When it comes to gaining muscle, there are many contributing factors. Let's look at what you're doing that could potentially be holding you back in the gym.
1. You're Not Overtraining, You're Under-recovering
Consider what weight training does to your body. By lifting weights, you are tearing down your muscles, so you don't gain muscle simply by lifting weights. You see gains only when you help your muscles recover from the work you do in the gym.
Recovery can come in many forms. In my opinion, there are three main areas of recovery that everyone should be aiding—not only to gain muscle, but also if you want to improve your general health.
What you fuel your body with before and after your workouts will dictate how well you perform in the gym. If you eat like crap, you'll feel like crap. If you eat foods that provide your body with adequate amounts of nutrients, your muscles will recover from the weights and grow back fuller and stronger.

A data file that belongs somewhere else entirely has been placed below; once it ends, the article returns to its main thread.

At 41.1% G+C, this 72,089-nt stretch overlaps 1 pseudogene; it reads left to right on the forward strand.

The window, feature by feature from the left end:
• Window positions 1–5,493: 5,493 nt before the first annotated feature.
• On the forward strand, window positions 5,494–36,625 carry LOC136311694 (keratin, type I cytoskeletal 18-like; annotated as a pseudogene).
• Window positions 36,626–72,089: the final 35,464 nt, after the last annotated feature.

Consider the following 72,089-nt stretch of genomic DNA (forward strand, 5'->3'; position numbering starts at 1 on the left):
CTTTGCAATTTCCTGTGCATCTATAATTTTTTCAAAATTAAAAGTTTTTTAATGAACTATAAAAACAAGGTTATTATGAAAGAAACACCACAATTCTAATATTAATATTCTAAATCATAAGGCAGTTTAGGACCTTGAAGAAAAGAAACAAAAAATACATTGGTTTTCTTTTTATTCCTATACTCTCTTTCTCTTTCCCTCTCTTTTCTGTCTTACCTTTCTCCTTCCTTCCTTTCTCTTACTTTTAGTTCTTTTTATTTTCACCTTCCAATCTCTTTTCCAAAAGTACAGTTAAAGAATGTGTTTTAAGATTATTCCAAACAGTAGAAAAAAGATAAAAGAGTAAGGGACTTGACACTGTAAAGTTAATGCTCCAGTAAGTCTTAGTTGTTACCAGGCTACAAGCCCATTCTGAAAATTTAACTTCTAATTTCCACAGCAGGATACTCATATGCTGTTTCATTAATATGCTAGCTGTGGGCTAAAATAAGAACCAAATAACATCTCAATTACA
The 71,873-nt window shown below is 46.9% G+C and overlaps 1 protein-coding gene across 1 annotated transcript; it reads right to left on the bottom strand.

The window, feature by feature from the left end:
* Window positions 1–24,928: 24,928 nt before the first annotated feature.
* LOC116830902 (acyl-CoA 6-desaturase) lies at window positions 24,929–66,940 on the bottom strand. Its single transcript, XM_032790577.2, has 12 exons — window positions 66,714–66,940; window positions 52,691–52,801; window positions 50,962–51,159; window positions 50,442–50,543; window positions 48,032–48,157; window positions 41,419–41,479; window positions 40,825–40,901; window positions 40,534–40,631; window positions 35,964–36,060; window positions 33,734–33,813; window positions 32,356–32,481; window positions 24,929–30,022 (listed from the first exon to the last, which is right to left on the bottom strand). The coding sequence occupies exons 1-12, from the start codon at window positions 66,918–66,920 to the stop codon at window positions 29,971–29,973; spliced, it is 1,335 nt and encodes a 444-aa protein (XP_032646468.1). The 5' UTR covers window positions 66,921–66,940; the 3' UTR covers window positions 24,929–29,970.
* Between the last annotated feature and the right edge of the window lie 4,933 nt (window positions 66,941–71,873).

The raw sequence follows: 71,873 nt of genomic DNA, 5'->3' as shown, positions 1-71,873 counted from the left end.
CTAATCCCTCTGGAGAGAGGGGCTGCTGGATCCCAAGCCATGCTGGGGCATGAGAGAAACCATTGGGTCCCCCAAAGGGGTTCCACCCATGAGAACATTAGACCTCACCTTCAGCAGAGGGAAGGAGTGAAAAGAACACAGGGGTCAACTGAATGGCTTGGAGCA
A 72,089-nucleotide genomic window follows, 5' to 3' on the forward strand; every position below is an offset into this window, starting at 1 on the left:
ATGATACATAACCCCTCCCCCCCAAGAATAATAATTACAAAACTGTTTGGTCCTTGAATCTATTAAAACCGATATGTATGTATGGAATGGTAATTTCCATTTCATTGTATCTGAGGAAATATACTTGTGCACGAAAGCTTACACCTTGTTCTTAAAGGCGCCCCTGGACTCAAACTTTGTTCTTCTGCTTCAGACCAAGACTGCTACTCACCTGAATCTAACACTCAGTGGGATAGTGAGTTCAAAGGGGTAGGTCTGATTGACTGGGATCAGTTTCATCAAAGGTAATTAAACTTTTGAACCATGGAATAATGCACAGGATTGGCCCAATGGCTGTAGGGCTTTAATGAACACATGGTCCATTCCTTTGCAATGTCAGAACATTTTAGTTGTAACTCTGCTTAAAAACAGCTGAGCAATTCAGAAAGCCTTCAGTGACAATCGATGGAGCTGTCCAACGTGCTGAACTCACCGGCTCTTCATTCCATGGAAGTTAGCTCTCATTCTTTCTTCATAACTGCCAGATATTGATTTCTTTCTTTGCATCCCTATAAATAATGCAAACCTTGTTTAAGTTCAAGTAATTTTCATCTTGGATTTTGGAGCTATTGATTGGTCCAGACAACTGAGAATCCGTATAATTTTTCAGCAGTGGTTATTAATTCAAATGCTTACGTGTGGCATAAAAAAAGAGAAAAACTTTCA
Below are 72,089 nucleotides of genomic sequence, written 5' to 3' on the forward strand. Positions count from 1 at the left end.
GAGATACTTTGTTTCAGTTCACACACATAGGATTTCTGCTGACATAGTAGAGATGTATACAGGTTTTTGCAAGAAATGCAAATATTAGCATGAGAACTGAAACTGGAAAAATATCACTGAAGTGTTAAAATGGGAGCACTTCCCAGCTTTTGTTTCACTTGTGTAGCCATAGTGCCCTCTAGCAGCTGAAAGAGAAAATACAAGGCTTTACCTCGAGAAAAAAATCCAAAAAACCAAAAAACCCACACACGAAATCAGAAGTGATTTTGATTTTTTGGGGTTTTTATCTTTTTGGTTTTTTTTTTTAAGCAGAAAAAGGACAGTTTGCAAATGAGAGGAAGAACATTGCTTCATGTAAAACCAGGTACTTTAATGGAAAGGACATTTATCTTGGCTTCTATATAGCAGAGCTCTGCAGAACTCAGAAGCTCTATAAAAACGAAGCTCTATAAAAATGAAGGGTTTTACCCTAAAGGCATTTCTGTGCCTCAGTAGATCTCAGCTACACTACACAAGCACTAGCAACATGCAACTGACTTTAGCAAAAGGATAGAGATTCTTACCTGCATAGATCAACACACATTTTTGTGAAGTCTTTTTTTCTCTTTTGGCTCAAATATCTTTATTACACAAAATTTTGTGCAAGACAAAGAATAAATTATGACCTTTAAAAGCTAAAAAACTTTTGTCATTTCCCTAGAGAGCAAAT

Mobility isn't just for people who do yoga. Everyone can benefit from having better mobility. If you lift weights and don't pay any attention to improving and maintaining your joint range of motion, you're setting yourself up for injury. Adding mobility work to your routine consistently will help your body recover from training and lead to improvements in overall strength, health, and muscle gain.
You cannot cheat your sleep. Period. Everyone has different schedules, but you should try to get at least seven hours of quality sleep every night. If you go to the gym feeling tired and sleep deprived, you won't perform as well as you would if you'd had a full night's sleep. Occasionally, you can get away with eating unhealthfully and still have a decent workout, but when you train on a bad night's sleep, there's no amount of caffeine that will help you. Lack of sleep will increase cortisol levels, which leads to more body fat and fewer muscle gains. So, get to bed!